European investor lobby group Better Finance has urged the European Commission to develop an ‘action plan’ to help citizens with financial matters.

Presenting its sixth annual research study on pension savings earlier this month, Guillaume Prache, head of the consumer lobby, called for the Commission’s Consumer Financial Services Action Plan to be extended beyond its existing “non-binding key principles for comparison tools”.

The plan referred to “a lack of objective and credible information about available financial products”, while last year the Commission also mentioned the need to improve the quality of comparison websites and pledged specific action. 

However, a subsequent report from Deloitte Luxembourg on the project’s progress, released in April, did little more than repeat its previous position. The “study on the distribution systems of retail investment products” restated that investors faced huge challenges when collecting information, comparing data, or getting independent advice.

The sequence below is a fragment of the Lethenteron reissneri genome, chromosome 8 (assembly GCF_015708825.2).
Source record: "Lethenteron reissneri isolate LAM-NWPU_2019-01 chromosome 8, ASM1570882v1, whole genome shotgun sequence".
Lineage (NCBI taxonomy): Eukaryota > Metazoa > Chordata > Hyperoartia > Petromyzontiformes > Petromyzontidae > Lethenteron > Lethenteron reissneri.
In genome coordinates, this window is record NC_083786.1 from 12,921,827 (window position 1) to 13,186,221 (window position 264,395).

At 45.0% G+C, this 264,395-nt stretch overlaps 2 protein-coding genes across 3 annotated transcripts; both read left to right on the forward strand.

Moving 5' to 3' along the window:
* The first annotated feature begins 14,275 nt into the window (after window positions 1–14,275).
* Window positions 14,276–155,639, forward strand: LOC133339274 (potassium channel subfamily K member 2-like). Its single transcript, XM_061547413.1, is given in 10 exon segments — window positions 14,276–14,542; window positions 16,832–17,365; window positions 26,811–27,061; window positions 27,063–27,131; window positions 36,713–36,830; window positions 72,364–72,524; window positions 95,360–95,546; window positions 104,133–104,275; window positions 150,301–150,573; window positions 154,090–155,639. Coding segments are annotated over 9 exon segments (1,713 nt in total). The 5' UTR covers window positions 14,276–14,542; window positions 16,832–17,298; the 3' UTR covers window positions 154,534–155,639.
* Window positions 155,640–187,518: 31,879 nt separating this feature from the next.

The report added: “Recent EU legislation (in particular the MiFID II, PRIIPs and insurance distribution directives) should improve the functioning of the markets for retail investors.”

Prache argued that progress so far had been inadequate, and called for citizens to be supplied with comparison data when making personal decisions related to their choice of pension options.

Better Finance suggested other improvements to the EU pensions landscape included:

  • disclosure of past performance for all long-term and retirement savings products;
  • additional measures for European supervisors’ reporting “on the cost and past performance of the main categories of retail investment, insurance and pension products”; and
  • ending “biased advice at the point of sale”.

The near-500-page research volume (Pension Savings 2018) again criticised low returns from investment products as “all too often dramatically underperforming capital markets”.

The lobby group also warned that citizens saving “more and for longer periods” would still not address the issue of inadequate future pensions.

Better Finance’s research has previously been criticised by members of PensionsEurope for “comparing apples and pairs” and for “substantial discrepancies and wrong interpretations” when analysing returns net of costs.